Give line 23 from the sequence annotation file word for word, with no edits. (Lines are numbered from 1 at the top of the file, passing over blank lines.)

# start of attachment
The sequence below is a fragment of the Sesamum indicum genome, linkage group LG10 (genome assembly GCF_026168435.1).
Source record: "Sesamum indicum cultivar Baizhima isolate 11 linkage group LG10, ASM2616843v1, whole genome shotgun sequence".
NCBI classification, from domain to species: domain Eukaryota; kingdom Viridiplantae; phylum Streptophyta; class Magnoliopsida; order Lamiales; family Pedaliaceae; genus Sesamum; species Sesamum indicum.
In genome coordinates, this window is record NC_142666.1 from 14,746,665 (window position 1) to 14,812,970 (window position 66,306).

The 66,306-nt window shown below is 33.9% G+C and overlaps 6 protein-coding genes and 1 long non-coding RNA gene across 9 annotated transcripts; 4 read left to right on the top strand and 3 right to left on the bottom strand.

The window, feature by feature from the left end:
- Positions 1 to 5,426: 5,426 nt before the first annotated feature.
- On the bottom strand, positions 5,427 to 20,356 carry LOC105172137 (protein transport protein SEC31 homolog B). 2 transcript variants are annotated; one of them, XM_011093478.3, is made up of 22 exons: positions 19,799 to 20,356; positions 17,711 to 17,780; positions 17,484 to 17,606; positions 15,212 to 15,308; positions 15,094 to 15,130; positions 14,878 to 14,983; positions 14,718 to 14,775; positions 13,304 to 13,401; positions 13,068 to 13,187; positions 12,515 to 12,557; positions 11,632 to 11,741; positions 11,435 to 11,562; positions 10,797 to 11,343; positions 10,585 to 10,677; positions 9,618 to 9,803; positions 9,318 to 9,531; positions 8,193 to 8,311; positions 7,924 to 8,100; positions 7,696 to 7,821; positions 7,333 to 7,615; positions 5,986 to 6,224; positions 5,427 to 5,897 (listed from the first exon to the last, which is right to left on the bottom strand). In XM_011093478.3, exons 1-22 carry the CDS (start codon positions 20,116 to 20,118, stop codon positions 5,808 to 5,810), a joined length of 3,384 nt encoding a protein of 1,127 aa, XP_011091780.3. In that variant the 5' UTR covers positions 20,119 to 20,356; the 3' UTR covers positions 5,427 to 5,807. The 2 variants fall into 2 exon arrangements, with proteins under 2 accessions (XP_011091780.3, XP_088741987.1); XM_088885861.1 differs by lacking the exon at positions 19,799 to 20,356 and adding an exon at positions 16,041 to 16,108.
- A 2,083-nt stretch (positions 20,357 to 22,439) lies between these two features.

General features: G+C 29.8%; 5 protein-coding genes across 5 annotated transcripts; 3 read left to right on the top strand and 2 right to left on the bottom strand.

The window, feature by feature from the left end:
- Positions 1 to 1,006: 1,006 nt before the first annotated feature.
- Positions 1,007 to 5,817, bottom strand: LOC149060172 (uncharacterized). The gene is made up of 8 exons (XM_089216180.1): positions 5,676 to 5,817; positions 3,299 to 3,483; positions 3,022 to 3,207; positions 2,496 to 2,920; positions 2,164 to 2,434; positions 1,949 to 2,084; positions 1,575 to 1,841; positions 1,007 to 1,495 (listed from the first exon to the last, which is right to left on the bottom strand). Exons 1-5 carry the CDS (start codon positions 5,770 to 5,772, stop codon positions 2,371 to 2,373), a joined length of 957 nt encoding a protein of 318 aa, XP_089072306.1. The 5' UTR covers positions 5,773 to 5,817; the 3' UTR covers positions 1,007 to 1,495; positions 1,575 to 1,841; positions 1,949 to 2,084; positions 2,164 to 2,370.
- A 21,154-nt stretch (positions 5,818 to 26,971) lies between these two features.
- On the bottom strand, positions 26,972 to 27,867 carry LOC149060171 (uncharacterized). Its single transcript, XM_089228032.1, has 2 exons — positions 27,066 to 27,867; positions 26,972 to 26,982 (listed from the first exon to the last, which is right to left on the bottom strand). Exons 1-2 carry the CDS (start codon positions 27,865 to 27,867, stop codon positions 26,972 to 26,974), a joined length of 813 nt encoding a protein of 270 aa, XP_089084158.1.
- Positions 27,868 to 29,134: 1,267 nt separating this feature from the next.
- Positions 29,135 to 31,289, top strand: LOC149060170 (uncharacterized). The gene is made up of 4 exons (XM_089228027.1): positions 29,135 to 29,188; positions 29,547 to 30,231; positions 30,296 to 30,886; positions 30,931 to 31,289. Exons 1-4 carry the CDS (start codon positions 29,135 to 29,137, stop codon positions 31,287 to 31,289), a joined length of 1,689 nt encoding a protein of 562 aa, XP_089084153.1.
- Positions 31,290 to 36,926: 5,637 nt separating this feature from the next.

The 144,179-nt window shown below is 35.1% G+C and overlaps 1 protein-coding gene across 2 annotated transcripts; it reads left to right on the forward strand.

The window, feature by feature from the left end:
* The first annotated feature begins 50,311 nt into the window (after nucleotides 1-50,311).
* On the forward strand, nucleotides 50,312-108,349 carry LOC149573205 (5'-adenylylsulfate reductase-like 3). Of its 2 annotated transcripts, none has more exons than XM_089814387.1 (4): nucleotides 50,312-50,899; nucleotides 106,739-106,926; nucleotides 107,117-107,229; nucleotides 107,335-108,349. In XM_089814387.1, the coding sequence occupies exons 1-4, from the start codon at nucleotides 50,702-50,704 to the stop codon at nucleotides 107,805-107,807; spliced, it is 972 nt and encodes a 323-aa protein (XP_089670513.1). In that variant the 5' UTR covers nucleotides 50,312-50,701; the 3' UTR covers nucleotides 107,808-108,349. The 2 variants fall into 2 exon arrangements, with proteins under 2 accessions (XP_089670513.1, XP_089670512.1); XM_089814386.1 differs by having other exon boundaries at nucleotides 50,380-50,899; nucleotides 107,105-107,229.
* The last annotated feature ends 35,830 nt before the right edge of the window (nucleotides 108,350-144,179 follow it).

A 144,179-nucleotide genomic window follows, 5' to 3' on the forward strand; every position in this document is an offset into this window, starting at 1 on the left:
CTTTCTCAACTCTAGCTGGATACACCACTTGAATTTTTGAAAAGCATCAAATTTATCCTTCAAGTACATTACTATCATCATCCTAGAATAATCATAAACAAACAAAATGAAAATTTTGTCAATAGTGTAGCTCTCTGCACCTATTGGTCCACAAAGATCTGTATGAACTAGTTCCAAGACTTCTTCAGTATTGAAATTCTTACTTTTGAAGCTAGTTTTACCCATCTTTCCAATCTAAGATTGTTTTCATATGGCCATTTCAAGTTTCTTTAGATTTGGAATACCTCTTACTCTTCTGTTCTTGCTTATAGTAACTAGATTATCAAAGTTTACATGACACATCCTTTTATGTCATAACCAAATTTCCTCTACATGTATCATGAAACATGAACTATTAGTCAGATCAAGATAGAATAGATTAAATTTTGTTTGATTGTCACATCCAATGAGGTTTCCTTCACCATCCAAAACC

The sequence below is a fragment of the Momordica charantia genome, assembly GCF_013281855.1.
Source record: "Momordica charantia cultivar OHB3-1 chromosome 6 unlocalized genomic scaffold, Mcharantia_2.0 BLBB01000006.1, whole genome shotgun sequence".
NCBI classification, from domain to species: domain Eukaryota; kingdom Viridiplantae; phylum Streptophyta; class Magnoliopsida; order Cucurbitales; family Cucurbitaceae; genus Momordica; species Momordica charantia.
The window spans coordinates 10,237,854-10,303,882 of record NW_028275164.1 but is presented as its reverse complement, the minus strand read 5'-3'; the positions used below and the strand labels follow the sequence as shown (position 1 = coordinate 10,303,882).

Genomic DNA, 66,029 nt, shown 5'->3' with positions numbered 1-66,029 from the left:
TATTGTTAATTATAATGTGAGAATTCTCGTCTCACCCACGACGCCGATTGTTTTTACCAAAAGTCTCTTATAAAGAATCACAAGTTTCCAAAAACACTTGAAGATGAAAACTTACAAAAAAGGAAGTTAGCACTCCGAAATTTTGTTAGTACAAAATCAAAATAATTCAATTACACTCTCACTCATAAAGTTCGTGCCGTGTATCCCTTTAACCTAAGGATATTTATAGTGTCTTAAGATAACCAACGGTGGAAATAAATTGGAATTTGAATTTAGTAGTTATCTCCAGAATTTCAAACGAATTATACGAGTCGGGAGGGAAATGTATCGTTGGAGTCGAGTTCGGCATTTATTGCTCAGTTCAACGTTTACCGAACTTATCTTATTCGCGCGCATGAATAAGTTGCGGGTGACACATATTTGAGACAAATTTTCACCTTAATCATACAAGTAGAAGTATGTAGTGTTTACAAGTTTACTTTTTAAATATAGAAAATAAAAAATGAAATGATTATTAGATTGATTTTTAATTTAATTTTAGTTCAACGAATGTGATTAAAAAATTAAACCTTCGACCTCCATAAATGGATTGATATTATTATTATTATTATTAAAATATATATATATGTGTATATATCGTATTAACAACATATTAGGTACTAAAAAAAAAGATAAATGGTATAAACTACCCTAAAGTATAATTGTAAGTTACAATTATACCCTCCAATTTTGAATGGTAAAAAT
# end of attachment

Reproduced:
* The last annotated feature ends 35,830 nt before the right edge of the window (nucleotides 108,350-144,179 follow it).